little girl with cleaning supplies
  1. Sweep the floor
  2. Mop the floor
  3. Unload dishwasher
  4. Make breakfast
  5. Empty the garbage
  6. Clean the inside of the fridge
  7. Clean the inside of the pantry or cupboard
  8. Peel vegetables
  9. Start and maintain a windowsill herb garden
  10. Clean out the microwave
  11. Put away groceries
  12. Clean appliances
  13. Launder the dish towels and rags
  14. Wipe down baseboards
  15. Wipe cabinet doors
  16. Dust blinds
  17. Clean cobwebs
  18. Clean windowsill/window tracks
  19. Wipe doors and door frames
  20. Polish sink faucet

What Kitchen Chores Can Teenagers Do?

My kids are teenagers now, and while they are capable of everything I do in the kitchen, they aren’t always as willing as those adorable preschoolers.  They also are very independent and prefer to do things through trial and error, rather than closely watched by you.  So, give them the freedom they need, with the feedback that can help them improve.  Also,  make sure they have the tools and resources they need to do a good job.  It’s hard to get window’s clean without a squeegee. Set them up for success and watch them succeed.

teenager making dinner

So, for this list, of course add all the things the preschoolers and school age kids can do. Then give them more responsibility such as:

  1. Make dinner ( Teen dinner takeover !)
  2. Prep veggies
  3. Clean windows
  4. Clean the oven
  5. Vacuum out drawers with crumbs
  6. Organize cupboards
  7. Scrub and sanitize waste baskets
  8. Sweep and mop behind fridge
  9. Clean off the top of fridge
  10. Clean out leftovers

There are so many more things the kids can do in the kitchen. We’d love to hear what assignments your kids have, ways you enforce them, how you teach and more!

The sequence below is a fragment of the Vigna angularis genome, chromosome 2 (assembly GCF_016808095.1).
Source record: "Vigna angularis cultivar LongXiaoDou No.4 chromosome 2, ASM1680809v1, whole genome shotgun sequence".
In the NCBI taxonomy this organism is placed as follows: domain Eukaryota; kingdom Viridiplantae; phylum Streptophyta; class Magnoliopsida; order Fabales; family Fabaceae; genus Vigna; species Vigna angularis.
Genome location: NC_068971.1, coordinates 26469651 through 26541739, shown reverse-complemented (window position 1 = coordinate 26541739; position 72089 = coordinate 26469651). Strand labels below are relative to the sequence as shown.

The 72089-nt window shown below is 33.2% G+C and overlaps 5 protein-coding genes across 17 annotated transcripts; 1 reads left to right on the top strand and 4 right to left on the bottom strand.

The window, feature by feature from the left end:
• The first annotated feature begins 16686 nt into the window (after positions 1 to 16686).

Natalie Monson

I'm a registered dietitian, mom of 4, avid lover of food and strong promoter of healthy habits. Here you will find lots of delicious recipes full of fruits and veggies, tips for getting your kids to eat better and become intuitive eaters and lots of resources for feeding your family.

Learn More about Natalie

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Okay. You totally hooked me with the cookie sheets. How ingenious!! I love it! As a child with three other brothers and sisters, we were taught at a very young age to set the table, do the dishes/dishwasher, clear the table, make the house “spick n span” as my dad always said, before we could go out and play or back out to play.

One thing I’ve never thought of to teach my son was to wipe down the walls, cabinets, etc. Now we’re talking. Awesome list of ideas!!

We are big on setting high expectations for our children. They LOOOVE it and thrive on it. Our 3 year old puts her own laundry away, feeds the dog, helps unload the dishwasher, and cleans up her own toys/books. I think it is so key to teach them responsibility young. She always offers to help with more as well. I love moving away from chore charts, and just having the expectation that everyone help out whenever needed.